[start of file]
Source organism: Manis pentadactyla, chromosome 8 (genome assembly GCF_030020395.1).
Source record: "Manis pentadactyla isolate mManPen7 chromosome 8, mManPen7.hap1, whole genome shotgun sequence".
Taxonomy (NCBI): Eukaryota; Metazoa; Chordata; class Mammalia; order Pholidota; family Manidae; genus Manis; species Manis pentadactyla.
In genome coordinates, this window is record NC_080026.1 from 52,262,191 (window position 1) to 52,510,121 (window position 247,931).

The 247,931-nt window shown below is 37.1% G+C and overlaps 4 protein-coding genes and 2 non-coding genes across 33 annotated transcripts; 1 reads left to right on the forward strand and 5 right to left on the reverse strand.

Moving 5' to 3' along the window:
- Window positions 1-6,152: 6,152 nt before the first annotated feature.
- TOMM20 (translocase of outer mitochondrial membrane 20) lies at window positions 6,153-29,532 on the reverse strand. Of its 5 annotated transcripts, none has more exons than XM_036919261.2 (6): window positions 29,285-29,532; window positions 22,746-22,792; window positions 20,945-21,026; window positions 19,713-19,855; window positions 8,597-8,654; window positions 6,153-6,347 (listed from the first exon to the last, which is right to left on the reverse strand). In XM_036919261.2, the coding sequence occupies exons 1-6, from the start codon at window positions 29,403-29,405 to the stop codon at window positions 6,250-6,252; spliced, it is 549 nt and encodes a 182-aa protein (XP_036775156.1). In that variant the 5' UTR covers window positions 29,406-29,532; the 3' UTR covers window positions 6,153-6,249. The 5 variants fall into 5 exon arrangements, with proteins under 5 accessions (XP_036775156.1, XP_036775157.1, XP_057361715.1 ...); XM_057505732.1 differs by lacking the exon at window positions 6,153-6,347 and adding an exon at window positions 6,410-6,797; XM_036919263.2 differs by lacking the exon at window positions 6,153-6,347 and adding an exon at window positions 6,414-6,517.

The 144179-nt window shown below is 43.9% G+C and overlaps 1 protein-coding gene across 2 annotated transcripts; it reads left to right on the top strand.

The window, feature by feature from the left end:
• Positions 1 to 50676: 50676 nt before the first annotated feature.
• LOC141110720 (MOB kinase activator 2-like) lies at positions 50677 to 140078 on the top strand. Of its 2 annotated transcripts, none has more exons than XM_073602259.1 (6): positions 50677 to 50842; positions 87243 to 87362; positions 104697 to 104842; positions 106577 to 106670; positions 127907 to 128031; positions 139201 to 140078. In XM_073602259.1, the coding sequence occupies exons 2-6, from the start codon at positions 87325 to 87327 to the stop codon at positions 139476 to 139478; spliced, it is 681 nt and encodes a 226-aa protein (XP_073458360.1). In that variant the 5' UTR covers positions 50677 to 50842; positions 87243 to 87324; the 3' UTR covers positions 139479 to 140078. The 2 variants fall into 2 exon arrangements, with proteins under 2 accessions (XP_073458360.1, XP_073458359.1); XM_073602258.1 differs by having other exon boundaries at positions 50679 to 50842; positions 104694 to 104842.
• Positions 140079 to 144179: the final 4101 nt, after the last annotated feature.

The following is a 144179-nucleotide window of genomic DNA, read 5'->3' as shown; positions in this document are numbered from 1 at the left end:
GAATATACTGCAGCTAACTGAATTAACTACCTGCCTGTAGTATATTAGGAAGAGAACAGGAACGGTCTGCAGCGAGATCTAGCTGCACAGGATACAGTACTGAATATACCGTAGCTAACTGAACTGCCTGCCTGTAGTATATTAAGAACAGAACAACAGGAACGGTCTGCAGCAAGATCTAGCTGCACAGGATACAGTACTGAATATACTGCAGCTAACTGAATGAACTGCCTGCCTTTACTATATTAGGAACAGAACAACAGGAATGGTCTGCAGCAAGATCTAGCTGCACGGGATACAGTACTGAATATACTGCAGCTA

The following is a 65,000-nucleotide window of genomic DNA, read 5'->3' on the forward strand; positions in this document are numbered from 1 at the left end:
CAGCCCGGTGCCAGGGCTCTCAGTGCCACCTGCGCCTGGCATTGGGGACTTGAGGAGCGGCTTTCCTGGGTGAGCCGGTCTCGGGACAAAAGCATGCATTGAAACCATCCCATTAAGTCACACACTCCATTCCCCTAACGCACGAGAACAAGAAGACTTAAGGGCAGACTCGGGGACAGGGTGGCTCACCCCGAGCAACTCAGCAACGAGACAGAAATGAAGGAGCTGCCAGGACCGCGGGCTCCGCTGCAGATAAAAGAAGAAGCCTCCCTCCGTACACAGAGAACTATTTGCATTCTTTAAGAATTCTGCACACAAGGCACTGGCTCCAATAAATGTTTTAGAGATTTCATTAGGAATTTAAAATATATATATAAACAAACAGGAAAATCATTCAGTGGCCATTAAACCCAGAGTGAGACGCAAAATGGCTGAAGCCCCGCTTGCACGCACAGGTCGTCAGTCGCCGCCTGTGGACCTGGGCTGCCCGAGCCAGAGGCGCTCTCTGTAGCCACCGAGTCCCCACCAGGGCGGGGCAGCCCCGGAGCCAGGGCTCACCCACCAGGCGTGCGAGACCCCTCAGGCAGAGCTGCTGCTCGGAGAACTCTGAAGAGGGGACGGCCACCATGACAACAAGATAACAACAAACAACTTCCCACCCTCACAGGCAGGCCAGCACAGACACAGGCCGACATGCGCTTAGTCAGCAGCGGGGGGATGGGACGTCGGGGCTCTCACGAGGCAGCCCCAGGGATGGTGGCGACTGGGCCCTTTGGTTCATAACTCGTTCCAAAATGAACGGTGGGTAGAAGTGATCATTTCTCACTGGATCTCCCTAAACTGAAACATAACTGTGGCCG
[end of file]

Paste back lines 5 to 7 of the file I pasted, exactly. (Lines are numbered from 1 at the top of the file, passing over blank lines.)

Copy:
The 247,931-nt window shown below is 37.1% G+C and overlaps 4 protein-coding genes and 2 non-coding genes across 33 annotated transcripts; 1 reads left to right on the forward strand and 5 right to left on the reverse strand.

Moving 5' to 3' along the window:
- Window positions 1-6,152: 6,152 nt before the first annotated feature.